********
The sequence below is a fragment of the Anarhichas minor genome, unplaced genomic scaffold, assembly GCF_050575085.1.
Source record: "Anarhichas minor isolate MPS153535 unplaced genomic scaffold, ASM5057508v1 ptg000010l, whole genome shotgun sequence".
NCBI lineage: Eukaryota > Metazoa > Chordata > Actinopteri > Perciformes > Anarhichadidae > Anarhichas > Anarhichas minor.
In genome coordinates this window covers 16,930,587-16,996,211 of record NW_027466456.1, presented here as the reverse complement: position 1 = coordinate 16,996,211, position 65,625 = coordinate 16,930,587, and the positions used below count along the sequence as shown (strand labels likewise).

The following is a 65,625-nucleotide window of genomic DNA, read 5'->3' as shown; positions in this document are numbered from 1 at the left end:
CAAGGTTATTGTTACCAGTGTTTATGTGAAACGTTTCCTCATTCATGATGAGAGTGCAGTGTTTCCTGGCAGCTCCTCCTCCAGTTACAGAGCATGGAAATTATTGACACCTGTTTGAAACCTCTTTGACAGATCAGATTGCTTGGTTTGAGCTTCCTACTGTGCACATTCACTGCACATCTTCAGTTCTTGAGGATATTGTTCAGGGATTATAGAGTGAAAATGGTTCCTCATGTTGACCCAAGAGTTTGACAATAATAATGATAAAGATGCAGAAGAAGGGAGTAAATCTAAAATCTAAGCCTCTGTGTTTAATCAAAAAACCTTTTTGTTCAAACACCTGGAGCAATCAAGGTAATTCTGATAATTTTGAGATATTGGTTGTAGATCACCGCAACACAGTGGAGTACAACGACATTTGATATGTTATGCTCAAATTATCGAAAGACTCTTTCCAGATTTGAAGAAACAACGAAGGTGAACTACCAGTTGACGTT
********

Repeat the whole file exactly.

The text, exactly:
The sequence below is a fragment of the Anarhichas minor genome, unplaced genomic scaffold, assembly GCF_050575085.1.
Source record: "Anarhichas minor isolate MPS153535 unplaced genomic scaffold, ASM5057508v1 ptg000010l, whole genome shotgun sequence".
NCBI lineage: Eukaryota > Metazoa > Chordata > Actinopteri > Perciformes > Anarhichadidae > Anarhichas > Anarhichas minor.
In genome coordinates this window covers 16,930,587-16,996,211 of record NW_027466456.1, presented here as the reverse complement: position 1 = coordinate 16,996,211, position 65,625 = coordinate 16,930,587, and the positions used below count along the sequence as shown (strand labels likewise).

The following is a 65,625-nucleotide window of genomic DNA, read 5'->3' as shown; positions in this document are numbered from 1 at the left end:
CAAGGTTATTGTTACCAGTGTTTATGTGAAACGTTTCCTCATTCATGATGAGAGTGCAGTGTTTCCTGGCAGCTCCTCCTCCAGTTACAGAGCATGGAAATTATTGACACCTGTTTGAAACCTCTTTGACAGATCAGATTGCTTGGTTTGAGCTTCCTACTGTGCACATTCACTGCACATCTTCAGTTCTTGAGGATATTGTTCAGGGATTATAGAGTGAAAATGGTTCCTCATGTTGACCCAAGAGTTTGACAATAATAATGATAAAGATGCAGAAGAAGGGAGTAAATCTAAAATCTAAGCCTCTGTGTTTAATCAAAAAACCTTTTTGTTCAAACACCTGGAGCAATCAAGGTAATTCTGATAATTTTGAGATATTGGTTGTAGATCACCGCAACACAGTGGAGTACAACGACATTTGATATGTTATGCTCAAATTATCGAAAGACTCTTTCCAGATTTGAAGAAACAACGAAGGTGAACTACCAGTTGACGTT